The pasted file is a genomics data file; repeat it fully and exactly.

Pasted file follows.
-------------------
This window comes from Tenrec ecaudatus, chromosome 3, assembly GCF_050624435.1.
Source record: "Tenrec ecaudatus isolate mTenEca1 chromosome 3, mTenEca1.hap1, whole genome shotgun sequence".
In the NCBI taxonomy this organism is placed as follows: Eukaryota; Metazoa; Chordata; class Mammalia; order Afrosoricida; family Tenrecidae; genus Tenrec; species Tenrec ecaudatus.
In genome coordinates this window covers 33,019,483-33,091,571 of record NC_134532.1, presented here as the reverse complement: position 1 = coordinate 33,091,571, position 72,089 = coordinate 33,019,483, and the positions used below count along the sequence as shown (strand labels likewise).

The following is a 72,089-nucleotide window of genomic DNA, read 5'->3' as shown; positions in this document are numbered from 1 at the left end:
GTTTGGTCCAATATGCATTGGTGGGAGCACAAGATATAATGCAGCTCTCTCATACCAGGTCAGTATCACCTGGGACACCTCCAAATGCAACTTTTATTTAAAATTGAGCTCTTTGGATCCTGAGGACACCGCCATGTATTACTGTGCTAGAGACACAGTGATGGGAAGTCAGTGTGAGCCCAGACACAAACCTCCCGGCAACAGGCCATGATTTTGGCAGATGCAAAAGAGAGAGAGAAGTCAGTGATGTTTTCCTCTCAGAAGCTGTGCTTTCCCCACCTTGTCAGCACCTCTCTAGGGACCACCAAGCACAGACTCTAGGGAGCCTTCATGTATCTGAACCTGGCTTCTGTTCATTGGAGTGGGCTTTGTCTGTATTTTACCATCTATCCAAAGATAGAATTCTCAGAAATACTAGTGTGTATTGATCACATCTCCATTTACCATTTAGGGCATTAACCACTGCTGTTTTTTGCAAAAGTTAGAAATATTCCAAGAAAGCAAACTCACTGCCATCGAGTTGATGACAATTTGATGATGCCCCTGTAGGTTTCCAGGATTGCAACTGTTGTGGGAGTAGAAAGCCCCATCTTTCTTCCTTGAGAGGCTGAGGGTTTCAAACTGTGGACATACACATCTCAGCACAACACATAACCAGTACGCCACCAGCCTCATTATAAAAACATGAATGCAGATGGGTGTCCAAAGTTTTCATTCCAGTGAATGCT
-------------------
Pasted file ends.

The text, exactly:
This window comes from Tenrec ecaudatus, chromosome 3, assembly GCF_050624435.1.
Source record: "Tenrec ecaudatus isolate mTenEca1 chromosome 3, mTenEca1.hap1, whole genome shotgun sequence".
In the NCBI taxonomy this organism is placed as follows: Eukaryota; Metazoa; Chordata; class Mammalia; order Afrosoricida; family Tenrecidae; genus Tenrec; species Tenrec ecaudatus.
In genome coordinates this window covers 33,019,483-33,091,571 of record NC_134532.1, presented here as the reverse complement: position 1 = coordinate 33,091,571, position 72,089 = coordinate 33,019,483, and the positions used below count along the sequence as shown (strand labels likewise).

The following is a 72,089-nucleotide window of genomic DNA, read 5'->3' as shown; positions in this document are numbered from 1 at the left end:
GTTTGGTCCAATATGCATTGGTGGGAGCACAAGATATAATGCAGCTCTCTCATACCAGGTCAGTATCACCTGGGACACCTCCAAATGCAACTTTTATTTAAAATTGAGCTCTTTGGATCCTGAGGACACCGCCATGTATTACTGTGCTAGAGACACAGTGATGGGAAGTCAGTGTGAGCCCAGACACAAACCTCCCGGCAACAGGCCATGATTTTGGCAGATGCAAAAGAGAGAGAGAAGTCAGTGATGTTTTCCTCTCAGAAGCTGTGCTTTCCCCACCTTGTCAGCACCTCTCTAGGGACCACCAAGCACAGACTCTAGGGAGCCTTCATGTATCTGAACCTGGCTTCTGTTCATTGGAGTGGGCTTTGTCTGTATTTTACCATCTATCCAAAGATAGAATTCTCAGAAATACTAGTGTGTATTGATCACATCTCCATTTACCATTTAGGGCATTAACCACTGCTGTTTTTTGCAAAAGTTAGAAATATTCCAAGAAAGCAAACTCACTGCCATCGAGTTGATGACAATTTGATGATGCCCCTGTAGGTTTCCAGGATTGCAACTGTTGTGGGAGTAGAAAGCCCCATCTTTCTTCCTTGAGAGGCTGAGGGTTTCAAACTGTGGACATACACATCTCAGCACAACACATAACCAGTACGCCACCAGCCTCATTATAAAAACATGAATGCAGATGGGTGTCCAAAGTTTTCATTCCAGTGAATGCT